Remember, wiring in parallel increases the amp hours for the same voltage.

Note that the usable capacity of lead-acid batteries is about 50%. So, if you need 200ah, install 400ah AGM or Gel batteries wired in parallel.

All batteries in the combined battery bank must be the same voltage and capacity. If you mix and match, you may end up with problems best avoided.

How To Wire Batteries In Series

You need to wire batteries in series if you’re using:

  • 6v batteries in a 12v or 24v system, or
  • 12v batteries in a 24v or 48v systems, or
  • 24v batteries in a 48v system.

Wiring batteries in series is as simple as connecting one battery’s positive terminal to the negative terminal of the next battery in the series.

The wiring diagram below shows two batteries wired in series.

two RV batteries wired in series

The wiring diagram below shows four batteries wired in series.

four batteries wired in series

Once connected, use a multimeter to measure the voltage across the battery bank.

You measure it between the first battery’s positive terminal and the last battery’s negative terminal in the series.

Remember, the voltage is combined in each case, and the AH capacity remains the same.

You connect the first battery’s positive terminal and the last battery’s negative terminal to the RV electrical systems in the same way as if you were connecting a single battery.

Advantages Of Connecting Batteries In Series

The main advantage of wiring batteries in series is that you can use thinner wires throughout your camper’s electrical system.

Without getting too geeky, the higher the system voltage, the lower the current for the same device over the same length circuit.

So,

  • a 400w device running on a 12v system will draw a little over 30 amps, and
  • a 400w device running on a 24v system will draw a little over 15 amps.

To illustrate the difference in wire size,

  • the 30 amp current on a 30-foot circuit needs 4 AWG, 25mm² wire, while
  • the 15 amp current on a 30-foot circuit needs 10 AWG, 6mm² wire.

The thinner wire sizes become even more critical in large RV electrical systems, saving costs and space.

A battery bank wired in series is the best chance of running large appliances, like air conditioning units, when boondocking.

The other cost-saving advantage is when it comes to charging the battery bank from a large solar panel setup.

A 50A MPPT charger can cope with up to 600w of solar panels on a 12v battery setup. But that same charger could handle 1200w on a 24v battery setup.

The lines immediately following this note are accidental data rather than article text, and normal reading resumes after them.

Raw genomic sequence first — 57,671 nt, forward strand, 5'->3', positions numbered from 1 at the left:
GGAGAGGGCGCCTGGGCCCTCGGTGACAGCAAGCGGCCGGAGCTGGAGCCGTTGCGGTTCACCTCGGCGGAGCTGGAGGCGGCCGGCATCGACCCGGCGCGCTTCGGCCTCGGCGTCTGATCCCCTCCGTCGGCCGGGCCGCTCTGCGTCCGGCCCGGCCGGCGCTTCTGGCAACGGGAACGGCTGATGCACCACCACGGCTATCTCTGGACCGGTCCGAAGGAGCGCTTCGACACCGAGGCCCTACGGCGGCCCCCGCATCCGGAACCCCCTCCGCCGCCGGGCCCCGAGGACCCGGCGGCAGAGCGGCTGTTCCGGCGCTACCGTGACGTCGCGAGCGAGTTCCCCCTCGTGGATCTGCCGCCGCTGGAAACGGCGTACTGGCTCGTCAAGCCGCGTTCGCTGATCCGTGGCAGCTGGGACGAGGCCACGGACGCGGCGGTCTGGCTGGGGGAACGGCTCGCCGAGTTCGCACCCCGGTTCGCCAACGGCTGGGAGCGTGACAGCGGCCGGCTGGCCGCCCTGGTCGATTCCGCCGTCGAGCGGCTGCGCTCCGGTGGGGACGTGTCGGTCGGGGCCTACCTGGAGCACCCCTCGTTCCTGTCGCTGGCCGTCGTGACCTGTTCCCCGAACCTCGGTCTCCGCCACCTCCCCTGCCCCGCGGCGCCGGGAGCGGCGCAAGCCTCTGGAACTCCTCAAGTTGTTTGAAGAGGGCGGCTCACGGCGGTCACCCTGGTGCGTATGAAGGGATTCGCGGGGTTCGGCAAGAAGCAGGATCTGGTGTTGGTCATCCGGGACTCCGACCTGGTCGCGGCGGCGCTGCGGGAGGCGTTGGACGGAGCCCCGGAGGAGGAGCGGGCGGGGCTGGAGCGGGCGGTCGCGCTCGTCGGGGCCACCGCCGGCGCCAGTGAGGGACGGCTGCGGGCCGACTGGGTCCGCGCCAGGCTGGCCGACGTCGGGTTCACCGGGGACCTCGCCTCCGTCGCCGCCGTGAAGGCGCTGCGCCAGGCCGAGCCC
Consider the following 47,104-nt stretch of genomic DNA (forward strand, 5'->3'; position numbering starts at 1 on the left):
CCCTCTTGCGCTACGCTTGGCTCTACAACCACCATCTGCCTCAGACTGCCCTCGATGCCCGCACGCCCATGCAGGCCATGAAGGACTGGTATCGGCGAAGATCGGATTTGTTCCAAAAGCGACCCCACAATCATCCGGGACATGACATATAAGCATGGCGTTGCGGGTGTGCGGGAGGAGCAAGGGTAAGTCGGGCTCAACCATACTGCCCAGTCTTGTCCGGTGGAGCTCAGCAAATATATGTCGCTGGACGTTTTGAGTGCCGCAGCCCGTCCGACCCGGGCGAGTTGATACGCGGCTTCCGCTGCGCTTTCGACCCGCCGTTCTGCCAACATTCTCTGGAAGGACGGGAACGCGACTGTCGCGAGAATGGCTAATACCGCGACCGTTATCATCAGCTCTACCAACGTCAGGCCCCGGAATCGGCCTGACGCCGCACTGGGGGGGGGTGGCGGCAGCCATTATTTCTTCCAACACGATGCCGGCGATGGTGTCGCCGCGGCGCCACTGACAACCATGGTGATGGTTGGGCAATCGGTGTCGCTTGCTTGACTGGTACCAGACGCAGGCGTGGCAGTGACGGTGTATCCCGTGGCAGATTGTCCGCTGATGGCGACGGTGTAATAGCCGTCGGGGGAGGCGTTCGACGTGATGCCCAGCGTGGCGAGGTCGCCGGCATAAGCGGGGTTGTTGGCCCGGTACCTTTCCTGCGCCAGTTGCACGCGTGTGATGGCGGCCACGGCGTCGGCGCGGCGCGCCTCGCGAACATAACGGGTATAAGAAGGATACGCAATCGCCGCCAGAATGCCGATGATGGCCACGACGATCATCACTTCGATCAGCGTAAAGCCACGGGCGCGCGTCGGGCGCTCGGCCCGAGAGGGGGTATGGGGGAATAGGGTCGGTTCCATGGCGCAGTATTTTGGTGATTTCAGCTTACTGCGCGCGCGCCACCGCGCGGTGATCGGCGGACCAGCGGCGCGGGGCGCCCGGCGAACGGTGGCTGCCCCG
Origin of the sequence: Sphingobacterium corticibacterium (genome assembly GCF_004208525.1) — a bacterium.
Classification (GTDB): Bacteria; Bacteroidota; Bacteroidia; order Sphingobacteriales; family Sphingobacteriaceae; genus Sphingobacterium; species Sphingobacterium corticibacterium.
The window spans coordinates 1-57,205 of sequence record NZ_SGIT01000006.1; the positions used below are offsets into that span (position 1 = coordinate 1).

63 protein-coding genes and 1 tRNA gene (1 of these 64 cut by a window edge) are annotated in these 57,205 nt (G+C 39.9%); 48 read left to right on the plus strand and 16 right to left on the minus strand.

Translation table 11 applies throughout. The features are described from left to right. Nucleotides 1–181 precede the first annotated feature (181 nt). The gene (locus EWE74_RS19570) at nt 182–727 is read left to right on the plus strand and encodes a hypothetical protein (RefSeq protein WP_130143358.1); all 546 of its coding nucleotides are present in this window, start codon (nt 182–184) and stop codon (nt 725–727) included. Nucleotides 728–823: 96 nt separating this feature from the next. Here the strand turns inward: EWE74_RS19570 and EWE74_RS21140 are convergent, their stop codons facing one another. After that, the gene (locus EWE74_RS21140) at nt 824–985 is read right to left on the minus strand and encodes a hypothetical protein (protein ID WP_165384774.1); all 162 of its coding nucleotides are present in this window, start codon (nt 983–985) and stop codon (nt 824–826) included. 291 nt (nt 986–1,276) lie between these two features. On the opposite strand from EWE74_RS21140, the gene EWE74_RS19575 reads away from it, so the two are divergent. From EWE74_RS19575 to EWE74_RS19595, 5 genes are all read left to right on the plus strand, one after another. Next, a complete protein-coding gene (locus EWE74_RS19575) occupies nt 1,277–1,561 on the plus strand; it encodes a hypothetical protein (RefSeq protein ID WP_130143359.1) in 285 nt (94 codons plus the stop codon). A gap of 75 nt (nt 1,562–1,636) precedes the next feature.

Disadvantages Of Wiring Batteries In Series

All your DC appliances that run off the RV batteries must run on the same voltage as the battery bank.

Most RV electrical accessories run on 12 volts. Appliances like 12v TVs, fans, refrigerators, water pumps, lights, etc., are widely available.

If you’ve wired your 12v batteries in series to create a 24v system, those appliances become more challenging to source and are generally more expensive.

You could run 12v devices on a 24v system, but you’ll need a step-down transformer to convert the 24v DC power to 12v DC power.

Note: Some lithium batteries are not compatible with wiring in series. Always check the specification before you buy.

How To Wire Batteries In Parallel

You need to wire batteries in parallel to increase battery capacity.

Wiring batteries in parallel is as simple as connecting one battery’s positive terminal to the positive terminal of the next battery and the negative terminal to the negative terminal of the next battery.

The wiring diagram below shows two batteries wired in parallel.

two batteries wired in parallel

The wiring diagram below shows four batteries wired in parallel.

four batteries wired in parallel

Once connected, use a multimeter to measure the voltage across the battery bank.

You measure it between the first battery’s positive terminal and the last battery’s negative terminal in the battery bank.

Remember, the voltage should remain the same in a parallel circuit, and the AH capacity is multiplied by how many batteries.

You connect the first battery’s positive terminal and the last battery’s negative terminal to the RV electrical systems in the same way as if you were connecting a single battery.

Advantages Of Connecting Batteries In Parallel

The main advantage of wiring batteries in parallel is increased capacity.